Friday, August 28, 2020

An Irate Comment

I recently received an irate comment on an old post. It was a post that described my one, and only, visit to one of those small Hebridean islands whose owners consider it their private kingdom. That visit was back in 1998, and I was only able to find a boatman willing to take me there on a day when he knew the owners were off-island.

The essence of the comment was that I should provide them with my home address, so that they could tromp through my garden, peek into my windows, and then blog about it. Their anger was misplaced, as I did not walk through any gardens, and did not look into any windows. The landing place on the island is below the only house on the island, and I passed by it as fast as possible in order to gain access to the rest of the island. I did take photos of the house as I passed by, as it is quite a beautiful structure. I won't name the island here, but a search of old posts will easily identify it. The photo I am using in this post is from the main access point to Eilean Righ, another 'private island', but not the source of the comment.

I am well aware of the rudeness of so many tourists. A friend of mine runs a guest house near Eilean Donnan Castle, one of the most well known tourist destinations in Scotland. She has many tales of tourists peering in windows, and deciding to have picnics in her garden. So I completely understand the basis of the comment I received. I hope it made them feel better to lash out publicly, even if the target was misplaced.

There are five or six Scottish islands that I've discovered their 'owners' do not welcome uninvited (or non-paying) visitors, and consider their islands to be private kingdoms - the best known example of this was Rum back in the day. Not being a Scottish citizen, I don't feel comfortable commenting on "Right to Roam", and all its aspects, and responsibilities, on roamer and owner. But it eludes my why someone would buy property in Scotland who is not comfortable with the concept, and who would not find a way to make it work in their particular circumstances.

In designing cruise itineraries these days I avoid these five or six islands like the plague - not in deference to the owners, but because their thinking makes the islands sad places to visit, and there is a galaxy of other Scottish islands out there that like to be visited. In my roamings I have always tried to respect the privacy, and occupational needs of landowners, and given them as wide a berth as possible. But there are times when accessing an island means walking near a residence. So to the person who vented on me, I apologize for all the thoughtless visitors who peek in your windows and tromp through your gardens, but I had every right to seek out the historic sites on your beautiful island.

Wednesday, August 5, 2020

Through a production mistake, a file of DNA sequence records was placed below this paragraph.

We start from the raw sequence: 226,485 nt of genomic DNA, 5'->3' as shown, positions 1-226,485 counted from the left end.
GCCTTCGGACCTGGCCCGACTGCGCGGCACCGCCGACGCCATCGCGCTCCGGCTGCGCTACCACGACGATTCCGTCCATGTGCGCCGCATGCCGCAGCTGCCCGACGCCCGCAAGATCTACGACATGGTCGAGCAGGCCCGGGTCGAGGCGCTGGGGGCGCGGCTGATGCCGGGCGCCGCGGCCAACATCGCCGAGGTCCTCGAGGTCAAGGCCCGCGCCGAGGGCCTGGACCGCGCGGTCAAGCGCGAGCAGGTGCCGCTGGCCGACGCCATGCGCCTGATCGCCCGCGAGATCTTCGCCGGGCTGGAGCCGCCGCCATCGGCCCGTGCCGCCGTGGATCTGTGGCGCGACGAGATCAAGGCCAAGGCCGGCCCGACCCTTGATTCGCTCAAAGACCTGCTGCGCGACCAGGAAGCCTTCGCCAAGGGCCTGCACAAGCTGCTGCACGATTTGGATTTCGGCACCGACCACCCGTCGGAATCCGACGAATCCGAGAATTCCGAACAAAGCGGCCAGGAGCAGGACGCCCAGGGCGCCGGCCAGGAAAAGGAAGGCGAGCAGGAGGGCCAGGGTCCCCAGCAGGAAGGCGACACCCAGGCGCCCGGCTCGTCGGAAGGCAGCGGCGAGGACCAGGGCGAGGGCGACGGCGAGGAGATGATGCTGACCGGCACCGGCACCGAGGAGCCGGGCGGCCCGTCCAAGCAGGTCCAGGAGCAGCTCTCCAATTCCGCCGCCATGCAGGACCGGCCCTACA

The Lost Summer of 2020

Here I am stuck stateside. I am so jealous, as I hear tales of friends in the UK actually being able to venture out to the isles. But for me that's a 50/50 hope for 2021. A couple of weeks ago I did manage to get to an island. Blake Island State Park is only five miles from my home in West Seattle. I camp there at least once a year, and a few weeks ago I went over for two nights. Because of Covid they were only offering weekend trips, so I had to put up with the typical Friday and Saturday night drunken yotties, who carry massive coolers of booze ashore and proceed to party the night away. Saturday night was the worse, and bizarre to say the least. The idiots insisted on playing the soundtrack of Sound of Music at 100 decibels. I guess it could have been worse . . . 

In pre-Covid times the island hosted a well know Native American experience, where they bake salmon on open cedar fires. In 1993 Bill Clinton hosted one of those dinners for those attending the APEC (Asian Pacific Economic Cooperation) conference in Seattle. But this year they've had to resort to offering a smaller dining experience. One benefit of this, to campers like me, is that they have a bar open to all comers. You have to imbibe outside in the sunshine, and I was able to have a couple pints of Manny's, my favourite Seattle beer.

Clinton & company in 1993

Quieter times

The island is full of raccoons - appropriately masked, I'm glad to report - and I had a good laugh when around 2am, just as the drunks had all passed out, the raccoons raided their campsite, devouring all the snacks they'd left out. One dimwit left their tent open and ran screaming into the darkness. I had to laugh again as a fearless raccoon scampered into it looking for a snack. (In the second photo below you can see the metal food lockers they provide to keep food from the critters, which my 'friends' in the adjacent campsite decided not to use.) Oh how I missed the silence of a campsite on the remote moorland of Lewis.

At daybreak, while the numpties were sleeping off their hangovers, it felt so good to make as much noise as possible as I cooked breakfast. It was only instant coffee and instant oatmeal, but it's amazing just how much noise you can make if you really try.

So that was my island adventure for 2020. Not much, but better than nothing, and I hope to get out for another camping expedition before the days start getting short. I also have some articles in the works for Scottish Islands Explorer, which should keep me out of trouble in the near term. The long term plan is to set foot on Mingulay in eight months, and then Sula Sgeir in ten months. Fingers crossed!